“The long landscape orientation makes it seem like a “slice” and is reminiscent of the letterbox layout of a movie screen.”
Just in case we thought we could pigeonhole Clark Hulings, there’s this: a 1959 illustration that questions the idea that he’s purely a realist. The fact remains that Hulings had the skill to do whatever he wanted artistically. He knew the percussive techniques of abstract expressionism—and they are hiding in secret corners, and sometimes even in plain sight, in otherwise figurative easel paintings. And as this piece demonstrates, he understood design and pop art as well.
Keep Your Eye on Your Drink
German Bar Scene is a sophisticated illustration that looks as if it could have been influenced by the best graphic novel and comic book artists. The story of three people at a bar is made abstract by the way the frame crops out the faces of the bartender and the woman. The long landscape orientation makes it seem like a “slice” and is reminiscent of the letterbox layout of a movie screen. A high-contrast look and assertive black outlines give this piece rhythm and style. The bottles behind the bar are rendered in a very abstract way, almost like a floating tile mosaic. The bartender seems to be working on cleaning something as the man reaches across him. The woman’s drink is stylized as a yellow martini, and the man may or may not be trying to slip something into it as she looks away. So although this is a stylish scene, it’s also a sinister one.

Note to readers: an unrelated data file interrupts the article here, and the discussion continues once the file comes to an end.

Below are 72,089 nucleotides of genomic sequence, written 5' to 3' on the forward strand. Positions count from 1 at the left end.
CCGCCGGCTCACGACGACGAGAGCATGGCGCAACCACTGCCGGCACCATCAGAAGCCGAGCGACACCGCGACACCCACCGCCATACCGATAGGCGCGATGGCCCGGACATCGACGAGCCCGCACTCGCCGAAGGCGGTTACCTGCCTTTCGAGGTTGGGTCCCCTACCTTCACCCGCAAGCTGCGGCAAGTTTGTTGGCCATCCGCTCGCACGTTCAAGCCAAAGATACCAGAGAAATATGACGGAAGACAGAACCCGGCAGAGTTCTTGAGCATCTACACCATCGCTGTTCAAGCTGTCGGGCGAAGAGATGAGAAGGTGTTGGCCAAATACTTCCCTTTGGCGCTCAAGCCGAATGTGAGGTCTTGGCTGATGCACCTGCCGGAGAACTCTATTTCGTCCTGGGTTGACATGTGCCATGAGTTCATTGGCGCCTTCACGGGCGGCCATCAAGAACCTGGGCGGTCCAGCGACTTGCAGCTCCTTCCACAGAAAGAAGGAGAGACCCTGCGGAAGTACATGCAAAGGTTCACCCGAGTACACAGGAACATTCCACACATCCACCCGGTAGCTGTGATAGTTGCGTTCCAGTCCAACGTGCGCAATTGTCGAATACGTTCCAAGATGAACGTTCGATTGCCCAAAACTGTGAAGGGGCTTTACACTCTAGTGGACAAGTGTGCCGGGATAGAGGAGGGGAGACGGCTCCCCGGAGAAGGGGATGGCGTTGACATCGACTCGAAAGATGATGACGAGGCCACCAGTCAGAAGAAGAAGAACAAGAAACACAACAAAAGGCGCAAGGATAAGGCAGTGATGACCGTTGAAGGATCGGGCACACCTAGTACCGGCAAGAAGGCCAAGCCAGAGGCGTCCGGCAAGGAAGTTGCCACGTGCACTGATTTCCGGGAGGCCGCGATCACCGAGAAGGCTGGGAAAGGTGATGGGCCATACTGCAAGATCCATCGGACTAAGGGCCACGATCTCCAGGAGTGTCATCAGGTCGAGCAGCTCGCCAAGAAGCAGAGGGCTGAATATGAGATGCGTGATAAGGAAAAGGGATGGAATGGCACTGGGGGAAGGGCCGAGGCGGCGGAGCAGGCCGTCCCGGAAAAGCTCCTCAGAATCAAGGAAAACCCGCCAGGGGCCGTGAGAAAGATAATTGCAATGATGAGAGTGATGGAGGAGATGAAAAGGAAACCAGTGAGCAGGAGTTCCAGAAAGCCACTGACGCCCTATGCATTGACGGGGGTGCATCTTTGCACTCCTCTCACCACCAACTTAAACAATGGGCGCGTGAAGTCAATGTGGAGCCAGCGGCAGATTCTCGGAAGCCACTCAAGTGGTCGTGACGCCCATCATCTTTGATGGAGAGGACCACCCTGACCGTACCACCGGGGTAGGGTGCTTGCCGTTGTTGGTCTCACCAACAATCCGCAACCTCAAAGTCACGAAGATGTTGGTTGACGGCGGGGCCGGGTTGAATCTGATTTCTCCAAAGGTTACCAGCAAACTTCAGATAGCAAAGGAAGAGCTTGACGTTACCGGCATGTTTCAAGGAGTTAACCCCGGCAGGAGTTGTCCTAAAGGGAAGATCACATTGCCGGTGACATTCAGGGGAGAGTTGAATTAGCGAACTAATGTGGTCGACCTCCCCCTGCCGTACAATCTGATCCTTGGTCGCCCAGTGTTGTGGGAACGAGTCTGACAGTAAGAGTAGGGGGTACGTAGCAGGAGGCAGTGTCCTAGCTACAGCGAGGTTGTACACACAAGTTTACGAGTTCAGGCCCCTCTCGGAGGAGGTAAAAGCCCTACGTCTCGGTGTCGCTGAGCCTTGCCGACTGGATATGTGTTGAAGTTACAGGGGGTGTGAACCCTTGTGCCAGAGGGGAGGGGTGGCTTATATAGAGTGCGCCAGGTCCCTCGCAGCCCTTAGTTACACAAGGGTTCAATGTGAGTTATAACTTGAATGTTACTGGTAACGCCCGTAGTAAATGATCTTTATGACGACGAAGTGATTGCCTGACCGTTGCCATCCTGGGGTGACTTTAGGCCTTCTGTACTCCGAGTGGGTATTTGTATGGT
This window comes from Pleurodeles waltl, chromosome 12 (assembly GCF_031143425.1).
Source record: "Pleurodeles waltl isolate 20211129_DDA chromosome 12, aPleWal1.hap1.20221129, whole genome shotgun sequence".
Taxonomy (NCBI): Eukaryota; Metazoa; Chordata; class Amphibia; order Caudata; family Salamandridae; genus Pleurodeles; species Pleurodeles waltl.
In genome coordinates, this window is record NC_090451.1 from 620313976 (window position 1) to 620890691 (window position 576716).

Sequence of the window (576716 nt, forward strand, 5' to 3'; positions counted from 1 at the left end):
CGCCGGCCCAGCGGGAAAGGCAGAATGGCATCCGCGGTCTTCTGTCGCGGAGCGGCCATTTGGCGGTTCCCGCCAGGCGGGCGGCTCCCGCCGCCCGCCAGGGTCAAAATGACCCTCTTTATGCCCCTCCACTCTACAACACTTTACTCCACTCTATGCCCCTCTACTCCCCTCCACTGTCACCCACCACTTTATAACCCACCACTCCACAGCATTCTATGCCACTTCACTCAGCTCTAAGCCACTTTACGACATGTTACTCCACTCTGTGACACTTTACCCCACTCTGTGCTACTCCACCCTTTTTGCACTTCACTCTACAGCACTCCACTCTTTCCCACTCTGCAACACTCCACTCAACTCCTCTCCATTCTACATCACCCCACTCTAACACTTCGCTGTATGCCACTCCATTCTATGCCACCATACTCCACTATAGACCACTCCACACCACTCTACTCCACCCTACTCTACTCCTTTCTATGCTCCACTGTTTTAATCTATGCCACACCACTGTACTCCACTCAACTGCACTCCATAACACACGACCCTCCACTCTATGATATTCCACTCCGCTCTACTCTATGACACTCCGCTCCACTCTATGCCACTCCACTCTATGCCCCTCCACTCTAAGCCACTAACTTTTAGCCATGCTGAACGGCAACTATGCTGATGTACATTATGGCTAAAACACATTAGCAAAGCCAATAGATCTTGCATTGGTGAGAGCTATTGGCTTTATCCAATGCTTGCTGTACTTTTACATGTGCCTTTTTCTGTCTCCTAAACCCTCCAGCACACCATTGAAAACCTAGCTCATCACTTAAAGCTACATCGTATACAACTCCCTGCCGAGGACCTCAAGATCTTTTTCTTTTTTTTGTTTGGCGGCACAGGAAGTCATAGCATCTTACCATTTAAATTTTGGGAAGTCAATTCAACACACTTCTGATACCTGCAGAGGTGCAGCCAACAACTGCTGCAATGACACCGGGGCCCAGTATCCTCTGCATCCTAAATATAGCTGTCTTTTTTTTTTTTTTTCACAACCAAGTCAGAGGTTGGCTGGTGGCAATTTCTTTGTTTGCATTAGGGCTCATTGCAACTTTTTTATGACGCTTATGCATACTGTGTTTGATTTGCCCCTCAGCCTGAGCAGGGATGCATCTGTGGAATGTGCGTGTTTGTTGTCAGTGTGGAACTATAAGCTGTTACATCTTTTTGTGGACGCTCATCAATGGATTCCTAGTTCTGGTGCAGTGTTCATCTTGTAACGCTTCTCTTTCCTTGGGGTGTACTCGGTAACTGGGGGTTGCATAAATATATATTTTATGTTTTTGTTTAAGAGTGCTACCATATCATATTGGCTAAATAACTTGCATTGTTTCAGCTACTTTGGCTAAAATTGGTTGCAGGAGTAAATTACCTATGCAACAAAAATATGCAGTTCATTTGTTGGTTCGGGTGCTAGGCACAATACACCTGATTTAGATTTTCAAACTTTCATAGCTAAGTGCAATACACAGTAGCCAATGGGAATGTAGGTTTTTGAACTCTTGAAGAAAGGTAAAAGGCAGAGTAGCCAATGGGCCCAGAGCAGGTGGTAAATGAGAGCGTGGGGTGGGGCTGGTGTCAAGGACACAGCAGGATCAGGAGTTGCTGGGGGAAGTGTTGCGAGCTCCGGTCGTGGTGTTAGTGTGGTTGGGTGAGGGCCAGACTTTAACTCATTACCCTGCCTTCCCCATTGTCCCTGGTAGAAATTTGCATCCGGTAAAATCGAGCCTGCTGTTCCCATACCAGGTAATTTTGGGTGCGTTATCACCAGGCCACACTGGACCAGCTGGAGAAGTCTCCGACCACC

There aren’t too many German pieces in Hulings body of work, but it makes sense that we would see this in 1959, when he spent six months studying with Hans Georg Lentzen in Dusseldorf. Lenzen was a professor of design at Dusseldorf University and later at Kansas City Art Institute, and a professional illustrator, watercolorist, and translator. A monograph edited by Irmgard Sonnen was released this year: Hans Georg Lenzen: With a Light Hand, notes the tragi-comic characters and allegories in his work. You can certainly see some striking characters and tragic story elements in this Hulings piece created during his time studying with Lenzen.
Listen to the Source
This illustration is mentioned in the talk “One Man’s Path to An Art Career” Hulings gave at The Art Students League of New York in 2007, which we have available on DVD at the Clark Hulings online store.